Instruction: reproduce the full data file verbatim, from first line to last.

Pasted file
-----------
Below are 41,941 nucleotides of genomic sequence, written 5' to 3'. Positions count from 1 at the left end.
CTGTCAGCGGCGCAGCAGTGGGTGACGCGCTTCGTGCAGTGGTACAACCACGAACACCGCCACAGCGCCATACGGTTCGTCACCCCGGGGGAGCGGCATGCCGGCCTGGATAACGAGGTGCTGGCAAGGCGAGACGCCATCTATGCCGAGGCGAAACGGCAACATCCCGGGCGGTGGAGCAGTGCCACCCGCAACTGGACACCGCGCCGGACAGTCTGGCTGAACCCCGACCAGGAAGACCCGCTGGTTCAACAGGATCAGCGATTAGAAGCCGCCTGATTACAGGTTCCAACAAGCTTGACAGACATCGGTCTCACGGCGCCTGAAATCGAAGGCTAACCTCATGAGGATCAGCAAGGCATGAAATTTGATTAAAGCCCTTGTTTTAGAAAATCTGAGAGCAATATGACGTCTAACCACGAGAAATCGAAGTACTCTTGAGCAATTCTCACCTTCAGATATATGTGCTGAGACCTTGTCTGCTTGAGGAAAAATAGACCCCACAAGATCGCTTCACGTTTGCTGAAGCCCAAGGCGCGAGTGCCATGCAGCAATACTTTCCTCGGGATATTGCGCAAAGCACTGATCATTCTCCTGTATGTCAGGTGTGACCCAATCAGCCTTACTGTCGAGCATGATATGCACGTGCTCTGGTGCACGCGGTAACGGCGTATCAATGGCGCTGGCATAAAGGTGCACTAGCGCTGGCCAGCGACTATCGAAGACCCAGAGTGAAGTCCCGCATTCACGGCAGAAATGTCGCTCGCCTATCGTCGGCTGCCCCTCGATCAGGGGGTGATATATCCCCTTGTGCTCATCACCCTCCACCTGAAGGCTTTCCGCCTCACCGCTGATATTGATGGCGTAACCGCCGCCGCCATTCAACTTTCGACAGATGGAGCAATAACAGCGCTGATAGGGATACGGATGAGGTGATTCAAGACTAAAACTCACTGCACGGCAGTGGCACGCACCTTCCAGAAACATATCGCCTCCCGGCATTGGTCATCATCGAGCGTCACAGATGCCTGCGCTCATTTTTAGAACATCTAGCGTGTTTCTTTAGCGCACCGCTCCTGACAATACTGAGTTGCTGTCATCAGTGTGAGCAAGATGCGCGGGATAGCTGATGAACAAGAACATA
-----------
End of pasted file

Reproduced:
Below are 41,941 nucleotides of genomic sequence, written 5' to 3'. Positions count from 1 at the left end.
CTGTCAGCGGCGCAGCAGTGGGTGACGCGCTTCGTGCAGTGGTACAACCACGAACACCGCCACAGCGCCATACGGTTCGTCACCCCGGGGGAGCGGCATGCCGGCCTGGATAACGAGGTGCTGGCAAGGCGAGACGCCATCTATGCCGAGGCGAAACGGCAACATCCCGGGCGGTGGAGCAGTGCCACCCGCAACTGGACACCGCGCCGGACAGTCTGGCTGAACCCCGACCAGGAAGACCCGCTGGTTCAACAGGATCAGCGATTAGAAGCCGCCTGATTACAGGTTCCAACAAGCTTGACAGACATCGGTCTCACGGCGCCTGAAATCGAAGGCTAACCTCATGAGGATCAGCAAGGCATGAAATTTGATTAAAGCCCTTGTTTTAGAAAATCTGAGAGCAATATGACGTCTAACCACGAGAAATCGAAGTACTCTTGAGCAATTCTCACCTTCAGATATATGTGCTGAGACCTTGTCTGCTTGAGGAAAAATAGACCCCACAAGATCGCTTCACGTTTGCTGAAGCCCAAGGCGCGAGTGCCATGCAGCAATACTTTCCTCGGGATATTGCGCAAAGCACTGATCATTCTCCTGTATGTCAGGTGTGACCCAATCAGCCTTACTGTCGAGCATGATATGCACGTGCTCTGGTGCACGCGGTAACGGCGTATCAATGGCGCTGGCATAAAGGTGCACTAGCGCTGGCCAGCGACTATCGAAGACCCAGAGTGAAGTCCCGCATTCACGGCAGAAATGTCGCTCGCCTATCGTCGGCTGCCCCTCGATCAGGGGGTGATATATCCCCTTGTGCTCATCACCCTCCACCTGAAGGCTTTCCGCCTCACCGCTGATATTGATGGCGTAACCGCCGCCGCCATTCAACTTTCGACAGATGGAGCAATAACAGCGCTGATAGGGATACGGATGAGGTGATTCAAGACTAAAACTCACTGCACGGCAGTGGCACGCACCTTCCAGAAACATATCGCCTCCCGGCATTGGTCATCATCGAGCGTCACAGATGCCTGCGCTCATTTTTAGAACATCTAGCGTGTTTCTTTAGCGCACCGCTCCTGACAATACTGAGTTGCTGTCATCAGTGTGAGCAAGATGCGCGGGATAGCTGATGAACAAGAACATA